“Yeah, looks like. I didn’t want to make a big deal about it, but it did hurt Trick and you know how I feel about anyone hurting any of my boys.” Soldier didn’t try to hide the frown Casey’s action had caused. “He made an effort though, by staying for supper and trying to fit in. He’s an interesting man. I’ll give you that. You be careful, Gom. I can tell you’re more than a little bit fascinated with Casey.”
Gom blushed as he faced his dad, for the first time admitting that he was interested in another man. They all knew that Gom was gay, but they also knew that he hadn’t acted on it or even been interested in anyone in particular. Gom had spent the last five years, since realizing that he was “of the persuasion” working on his schooling and helping the others. He’d never even felt the need for a relationship. Maybe that was about to change.
“I am, I admit, fascinated, that is. He’s a very strange and different kind of person. He has to be a good man to have bothered to leave food for Trick and then to bring him to us. That says good things about him. I’m not going to go jump his bones or anything. You don’t have to worry about me. I would like to get to know him better, though. As you say, he intrigues me.”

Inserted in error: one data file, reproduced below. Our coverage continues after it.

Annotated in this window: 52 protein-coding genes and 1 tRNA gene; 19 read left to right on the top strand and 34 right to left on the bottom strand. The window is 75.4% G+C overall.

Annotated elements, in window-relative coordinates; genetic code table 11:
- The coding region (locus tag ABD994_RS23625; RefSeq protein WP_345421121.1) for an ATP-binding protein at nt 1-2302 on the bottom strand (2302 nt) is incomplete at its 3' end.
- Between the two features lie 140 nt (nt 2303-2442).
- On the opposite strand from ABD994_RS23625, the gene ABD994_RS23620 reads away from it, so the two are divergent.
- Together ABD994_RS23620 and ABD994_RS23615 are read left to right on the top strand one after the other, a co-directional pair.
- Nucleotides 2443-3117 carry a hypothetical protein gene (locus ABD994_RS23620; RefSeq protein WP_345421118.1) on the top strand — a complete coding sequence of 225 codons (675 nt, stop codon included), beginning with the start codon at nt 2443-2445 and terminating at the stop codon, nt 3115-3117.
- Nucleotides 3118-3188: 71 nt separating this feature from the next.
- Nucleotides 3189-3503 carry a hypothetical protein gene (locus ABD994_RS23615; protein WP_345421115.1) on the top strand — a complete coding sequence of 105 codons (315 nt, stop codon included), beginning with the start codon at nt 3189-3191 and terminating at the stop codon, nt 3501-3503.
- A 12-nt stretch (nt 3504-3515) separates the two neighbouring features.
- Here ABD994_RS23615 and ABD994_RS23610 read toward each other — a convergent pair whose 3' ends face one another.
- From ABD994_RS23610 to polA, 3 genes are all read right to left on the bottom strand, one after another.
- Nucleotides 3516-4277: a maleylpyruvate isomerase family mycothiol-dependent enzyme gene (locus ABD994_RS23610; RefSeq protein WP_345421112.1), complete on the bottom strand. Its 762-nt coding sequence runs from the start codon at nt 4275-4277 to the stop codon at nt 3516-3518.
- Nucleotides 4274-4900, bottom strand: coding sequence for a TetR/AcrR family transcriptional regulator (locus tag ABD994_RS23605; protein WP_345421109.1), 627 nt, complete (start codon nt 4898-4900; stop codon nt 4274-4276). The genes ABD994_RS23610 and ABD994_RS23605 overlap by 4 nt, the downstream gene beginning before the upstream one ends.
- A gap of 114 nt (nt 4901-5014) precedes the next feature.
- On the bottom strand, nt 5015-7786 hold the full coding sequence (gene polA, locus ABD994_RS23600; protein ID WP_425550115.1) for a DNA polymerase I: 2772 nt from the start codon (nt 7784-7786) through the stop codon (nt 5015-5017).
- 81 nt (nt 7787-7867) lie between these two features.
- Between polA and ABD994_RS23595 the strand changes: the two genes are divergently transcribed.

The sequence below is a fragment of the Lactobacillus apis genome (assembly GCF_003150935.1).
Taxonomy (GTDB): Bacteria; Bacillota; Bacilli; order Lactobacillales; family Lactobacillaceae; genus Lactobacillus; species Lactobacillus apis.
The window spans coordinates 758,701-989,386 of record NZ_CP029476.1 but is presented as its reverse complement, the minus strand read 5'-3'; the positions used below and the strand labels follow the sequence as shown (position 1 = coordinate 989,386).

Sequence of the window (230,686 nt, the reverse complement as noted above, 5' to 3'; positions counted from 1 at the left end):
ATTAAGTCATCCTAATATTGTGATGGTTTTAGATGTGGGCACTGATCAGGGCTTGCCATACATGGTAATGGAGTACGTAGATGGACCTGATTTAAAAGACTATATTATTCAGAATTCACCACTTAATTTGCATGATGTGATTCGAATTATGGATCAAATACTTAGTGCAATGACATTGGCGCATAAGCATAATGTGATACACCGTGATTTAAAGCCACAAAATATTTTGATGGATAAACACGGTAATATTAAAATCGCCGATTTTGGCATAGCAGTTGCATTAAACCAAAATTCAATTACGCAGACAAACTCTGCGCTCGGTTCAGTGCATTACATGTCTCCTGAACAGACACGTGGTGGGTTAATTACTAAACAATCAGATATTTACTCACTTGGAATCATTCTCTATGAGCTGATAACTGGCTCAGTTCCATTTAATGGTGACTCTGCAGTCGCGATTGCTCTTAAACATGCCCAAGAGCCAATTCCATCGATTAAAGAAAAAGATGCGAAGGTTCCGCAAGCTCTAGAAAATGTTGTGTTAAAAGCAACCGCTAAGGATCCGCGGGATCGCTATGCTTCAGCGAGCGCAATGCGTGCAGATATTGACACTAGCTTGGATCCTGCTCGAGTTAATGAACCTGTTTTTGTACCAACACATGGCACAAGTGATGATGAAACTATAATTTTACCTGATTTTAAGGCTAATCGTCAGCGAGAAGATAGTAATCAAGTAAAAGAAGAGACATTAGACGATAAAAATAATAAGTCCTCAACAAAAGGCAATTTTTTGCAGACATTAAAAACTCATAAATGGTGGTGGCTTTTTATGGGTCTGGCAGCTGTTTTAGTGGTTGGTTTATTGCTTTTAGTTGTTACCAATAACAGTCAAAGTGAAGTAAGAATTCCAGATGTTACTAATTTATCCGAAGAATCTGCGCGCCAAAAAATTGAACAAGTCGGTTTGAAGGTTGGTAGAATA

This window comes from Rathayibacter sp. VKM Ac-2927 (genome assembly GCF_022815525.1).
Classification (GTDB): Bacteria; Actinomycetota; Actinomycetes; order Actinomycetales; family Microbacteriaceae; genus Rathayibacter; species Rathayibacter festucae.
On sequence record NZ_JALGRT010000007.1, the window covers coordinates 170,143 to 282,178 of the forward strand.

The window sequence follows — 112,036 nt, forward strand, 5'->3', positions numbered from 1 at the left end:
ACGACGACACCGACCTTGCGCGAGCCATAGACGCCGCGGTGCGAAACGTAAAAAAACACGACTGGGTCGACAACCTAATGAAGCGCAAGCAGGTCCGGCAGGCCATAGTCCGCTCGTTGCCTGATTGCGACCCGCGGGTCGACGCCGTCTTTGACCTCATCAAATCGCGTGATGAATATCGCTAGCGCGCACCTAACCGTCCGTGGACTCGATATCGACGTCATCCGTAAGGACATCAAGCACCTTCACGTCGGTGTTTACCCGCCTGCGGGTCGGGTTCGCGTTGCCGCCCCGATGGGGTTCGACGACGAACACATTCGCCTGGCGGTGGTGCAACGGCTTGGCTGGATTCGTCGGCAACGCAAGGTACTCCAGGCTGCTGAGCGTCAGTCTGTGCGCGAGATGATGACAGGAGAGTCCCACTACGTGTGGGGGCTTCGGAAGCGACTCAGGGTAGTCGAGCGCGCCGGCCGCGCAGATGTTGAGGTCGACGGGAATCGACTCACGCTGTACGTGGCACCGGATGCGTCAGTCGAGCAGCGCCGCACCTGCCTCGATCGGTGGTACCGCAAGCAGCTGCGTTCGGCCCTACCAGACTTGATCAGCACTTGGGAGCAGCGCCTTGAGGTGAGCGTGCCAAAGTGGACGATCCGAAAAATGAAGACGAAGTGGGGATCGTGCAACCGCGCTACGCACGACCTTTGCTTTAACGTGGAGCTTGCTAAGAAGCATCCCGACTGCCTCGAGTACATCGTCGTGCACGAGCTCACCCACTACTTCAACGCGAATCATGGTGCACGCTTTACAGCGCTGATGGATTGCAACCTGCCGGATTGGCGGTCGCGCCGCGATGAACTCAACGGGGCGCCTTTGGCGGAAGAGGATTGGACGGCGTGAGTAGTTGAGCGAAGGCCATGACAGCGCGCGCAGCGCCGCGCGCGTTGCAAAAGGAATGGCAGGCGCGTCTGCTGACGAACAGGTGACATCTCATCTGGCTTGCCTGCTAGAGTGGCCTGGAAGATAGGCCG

“That’s a good thing, Gom, really. I’d be happy to see you with someone, but I want to know that the someone won’t hurt you. I know you’re a man now and that you won’t always live here. It works for now with your job, but when you move out, I want to know it’s a good situation.”
It might be odd that, at twenty-two, he still lived at home, but as Soldier said, it worked well with his job right now and before he’d been away at college and officer training, so he was in and out and the time he was home, he wanted to be here with his family. He would never make apologies for that.